Question #b3120

1 Answer
Jun 8, 2017

Answer:

Here's what I got.

Explanation:

The idea here is that a radioactive isotope's nuclear half-life, #t_"1/2"#, tells you the time needed for half of the atoms present in a sample of said isotope to undergo radioactive decay.

This means that if you start with #A_0# radioactive isotope, you can say that you will end up with

  • #A_0 * 1/2 = A_0/2^color(red)(1) -># after #color(red)(1)# half-life
  • #A_0/2 * 1/2 = A_0/4 = A_0/2^color(red)(2) -># after #color(red)(2)# half-lives
  • #A_0/4 * 1/2 = A_0/8 = A_0/2^color(red)(3) -># after #color(red)(3)# half-lives
  • #A_0/8 * 1/2 = A_0/16 = A_0/2^color(red)(4) -># after #color(red)(4)# half-lives
    #vdots#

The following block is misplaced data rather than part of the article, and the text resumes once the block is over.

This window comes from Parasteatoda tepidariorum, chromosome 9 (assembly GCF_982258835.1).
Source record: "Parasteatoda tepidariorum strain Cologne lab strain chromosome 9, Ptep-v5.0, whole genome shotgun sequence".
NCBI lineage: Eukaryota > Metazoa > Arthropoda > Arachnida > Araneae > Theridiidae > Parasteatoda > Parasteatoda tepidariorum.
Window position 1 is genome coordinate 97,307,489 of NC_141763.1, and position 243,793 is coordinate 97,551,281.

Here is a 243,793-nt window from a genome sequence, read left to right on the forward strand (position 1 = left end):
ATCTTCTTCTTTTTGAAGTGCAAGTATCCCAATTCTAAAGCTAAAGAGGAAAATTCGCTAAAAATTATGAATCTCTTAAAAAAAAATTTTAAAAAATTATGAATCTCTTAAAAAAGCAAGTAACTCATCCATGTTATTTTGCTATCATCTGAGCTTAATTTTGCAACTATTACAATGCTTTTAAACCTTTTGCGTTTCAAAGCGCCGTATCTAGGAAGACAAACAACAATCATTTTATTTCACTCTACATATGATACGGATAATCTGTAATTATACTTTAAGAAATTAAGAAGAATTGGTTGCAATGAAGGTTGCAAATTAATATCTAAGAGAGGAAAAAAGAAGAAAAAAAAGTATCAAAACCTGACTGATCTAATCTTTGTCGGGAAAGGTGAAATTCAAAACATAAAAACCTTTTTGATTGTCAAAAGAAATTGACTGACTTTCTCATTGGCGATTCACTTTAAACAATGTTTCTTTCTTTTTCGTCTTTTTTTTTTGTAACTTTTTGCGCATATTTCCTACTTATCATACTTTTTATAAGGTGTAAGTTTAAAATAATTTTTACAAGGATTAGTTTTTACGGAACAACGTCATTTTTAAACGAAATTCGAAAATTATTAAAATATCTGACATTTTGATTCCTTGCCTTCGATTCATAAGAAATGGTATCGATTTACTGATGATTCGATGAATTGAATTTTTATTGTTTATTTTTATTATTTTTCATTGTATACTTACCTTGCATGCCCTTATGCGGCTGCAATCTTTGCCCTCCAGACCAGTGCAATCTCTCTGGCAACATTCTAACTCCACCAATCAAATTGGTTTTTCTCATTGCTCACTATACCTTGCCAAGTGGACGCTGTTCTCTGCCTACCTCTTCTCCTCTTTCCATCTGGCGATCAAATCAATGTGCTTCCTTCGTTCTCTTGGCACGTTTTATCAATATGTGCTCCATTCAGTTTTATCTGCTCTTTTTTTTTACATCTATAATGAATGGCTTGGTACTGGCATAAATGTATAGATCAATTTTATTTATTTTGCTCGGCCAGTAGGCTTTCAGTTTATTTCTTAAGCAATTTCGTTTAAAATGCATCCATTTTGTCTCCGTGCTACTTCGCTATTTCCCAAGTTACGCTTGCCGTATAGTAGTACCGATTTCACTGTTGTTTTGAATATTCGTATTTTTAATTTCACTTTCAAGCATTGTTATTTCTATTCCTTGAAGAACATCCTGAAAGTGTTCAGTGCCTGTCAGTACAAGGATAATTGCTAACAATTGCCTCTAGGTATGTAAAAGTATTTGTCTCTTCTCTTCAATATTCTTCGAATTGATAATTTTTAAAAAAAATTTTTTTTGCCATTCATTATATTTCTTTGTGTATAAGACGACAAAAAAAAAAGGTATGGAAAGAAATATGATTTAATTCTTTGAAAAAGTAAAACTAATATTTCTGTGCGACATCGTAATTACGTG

and so on. You can thus say that the number of radioactive isotopes that remain undecayed after a period of time #t# is equal to

#A_t = A_0 * (1/2)^color(red)(n)#

Here #color(red)(n)# represents the number of half-lives that pass in the given time #t#.

#color(red)(n) = t/t_"1/2"#

In your case, you know that you start with #100# radioactive isotopes and that #88# have already decayed to their daughter nuclides. This, of course, implies that you're left with #12# radioactive isotopes after an unknown time #t# passes.

You can thus say that

#12 = 100 * (1/2)^color(red)(n)#

Rearrange to get

#12/100 = (1/2)^color(red)(n)#

This will be equivalent to

#ln(12/100) = ln[(1/2)^color(red)(n)]#

which gets you

#color(red)(n) = ln(12/100)/ln(1/2) = 3.06#

So, you know that #3.06# half-lives must pass in order for the number of radioactive isotopes to go from #100# to #12#.

You now have

#t = color(red)(n) * t_"1/2"#

and since you know that

#t_"1/2" = "1000 years"#

you can say that the rock is

#"age of rock" = 3.06 * "1000 years" = color(darkgreen)(ul(color(black)("3060 years")))#

I'll leave the answer rounded to three sig figs, but keep in mind that your values do not justify this value.